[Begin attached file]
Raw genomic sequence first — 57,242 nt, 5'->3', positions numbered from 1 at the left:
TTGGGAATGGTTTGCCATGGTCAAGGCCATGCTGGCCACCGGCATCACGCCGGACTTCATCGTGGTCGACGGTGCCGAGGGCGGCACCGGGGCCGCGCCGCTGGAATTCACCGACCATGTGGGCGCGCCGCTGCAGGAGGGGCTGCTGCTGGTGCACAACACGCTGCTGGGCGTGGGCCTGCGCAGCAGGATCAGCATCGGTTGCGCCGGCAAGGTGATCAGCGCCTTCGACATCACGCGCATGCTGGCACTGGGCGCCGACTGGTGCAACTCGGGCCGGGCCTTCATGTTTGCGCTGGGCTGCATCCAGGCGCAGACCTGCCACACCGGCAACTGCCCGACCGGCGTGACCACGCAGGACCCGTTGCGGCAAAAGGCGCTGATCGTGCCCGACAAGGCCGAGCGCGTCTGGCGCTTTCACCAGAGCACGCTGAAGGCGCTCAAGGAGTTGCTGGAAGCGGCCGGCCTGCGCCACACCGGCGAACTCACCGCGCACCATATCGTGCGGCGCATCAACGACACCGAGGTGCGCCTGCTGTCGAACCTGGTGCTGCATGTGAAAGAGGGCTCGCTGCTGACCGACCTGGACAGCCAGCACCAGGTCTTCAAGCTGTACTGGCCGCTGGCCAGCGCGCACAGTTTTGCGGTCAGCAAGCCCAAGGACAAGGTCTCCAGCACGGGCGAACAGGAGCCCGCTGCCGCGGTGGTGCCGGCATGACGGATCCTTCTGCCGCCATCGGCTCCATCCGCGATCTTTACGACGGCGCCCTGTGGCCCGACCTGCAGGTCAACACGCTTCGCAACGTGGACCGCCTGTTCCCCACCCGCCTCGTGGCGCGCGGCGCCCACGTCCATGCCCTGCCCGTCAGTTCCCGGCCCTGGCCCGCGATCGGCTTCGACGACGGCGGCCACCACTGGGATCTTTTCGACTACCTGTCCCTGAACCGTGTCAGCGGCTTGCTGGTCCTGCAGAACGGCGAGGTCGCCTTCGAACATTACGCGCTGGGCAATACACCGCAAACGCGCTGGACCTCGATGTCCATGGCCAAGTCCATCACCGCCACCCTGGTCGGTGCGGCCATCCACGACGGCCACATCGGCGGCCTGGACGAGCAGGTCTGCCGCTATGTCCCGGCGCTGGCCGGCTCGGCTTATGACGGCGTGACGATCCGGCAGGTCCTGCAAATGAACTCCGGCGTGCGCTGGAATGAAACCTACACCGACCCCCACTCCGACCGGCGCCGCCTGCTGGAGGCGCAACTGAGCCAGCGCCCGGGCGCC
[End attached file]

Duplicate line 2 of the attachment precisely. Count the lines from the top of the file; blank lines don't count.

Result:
TTGGGAATGGTTTGCCATGGTCAAGGCCATGCTGGCCACCGGCATCACGCCGGACTTCATCGTGGTCGACGGTGCCGAGGGCGGCACCGGGGCCGCGCCGCTGGAATTCACCGACCATGTGGGCGCGCCGCTGCAGGAGGGGCTGCTGCTGGTGCACAACACGCTGCTGGGCGTGGGCCTGCGCAGCAGGATCAGCATCGGTTGCGCCGGCAAGGTGATCAGCGCCTTCGACATCACGCGCATGCTGGCACTGGGCGCCGACTGGTGCAACTCGGGCCGGGCCTTCATGTTTGCGCTGGGCTGCATCCAGGCGCAGACCTGCCACACCGGCAACTGCCCGACCGGCGTGACCACGCAGGACCCGTTGCGGCAAAAGGCGCTGATCGTGCCCGACAAGGCCGAGCGCGTCTGGCGCTTTCACCAGAGCACGCTGAAGGCGCTCAAGGAGTTGCTGGAAGCGGCCGGCCTGCGCCACACCGGCGAACTCACCGCGCACCATATCGTGCGGCGCATCAACGACACCGAGGTGCGCCTGCTGTCGAACCTGGTGCTGCATGTGAAAGAGGGCTCGCTGCTGACCGACCTGGACAGCCAGCACCAGGTCTTCAAGCTGTACTGGCCGCTGGCCAGCGCGCACAGTTTTGCGGTCAGCAAGCCCAAGGACAAGGTCTCCAGCACGGGCGAACAGGAGCCCGCTGCCGCGGTGGTGCCGGCATGACGGATCCTTCTGCCGCCATCGGCTCCATCCGCGATCTTTACGACGGCGCCCTGTGGCCCGACCTGCAGGTCAACACGCTTCGCAACGTGGACCGCCTGTTCCCCACCCGCCTCGTGGCGCGCGGCGCCCACGTCCATGCCCTGCCCGTCAGTTCCCGGCCCTGGCCCGCGATCGGCTTCGACGACGGCGGCCACCACTGGGATCTTTTCGACTACCTGTCCCTGAACCGTGTCAGCGGCTTGCTGGTCCTGCAGAACGGCGAGGTCGCCTTCGAACATTACGCGCTGGGCAATACACCGCAAACGCGCTGGACCTCGATGTCCATGGCCAAGTCCATCACCGCCACCCTGGTCGGTGCGGCCATCCACGACGGCCACATCGGCGGCCTGGACGAGCAGGTCTGCCGCTATGTCCCGGCGCTGGCCGGCTCGGCTTATGACGGCGTGACGATCCGGCAGGTCCTGCAAATGAACTCCGGCGTGCGCTGGAATGAAACCTACACCGACCCCCACTCCGACCGGCGCCGCCTGCTGGAGGCGCAACTGAGCCAGCGCCCGGGCGCC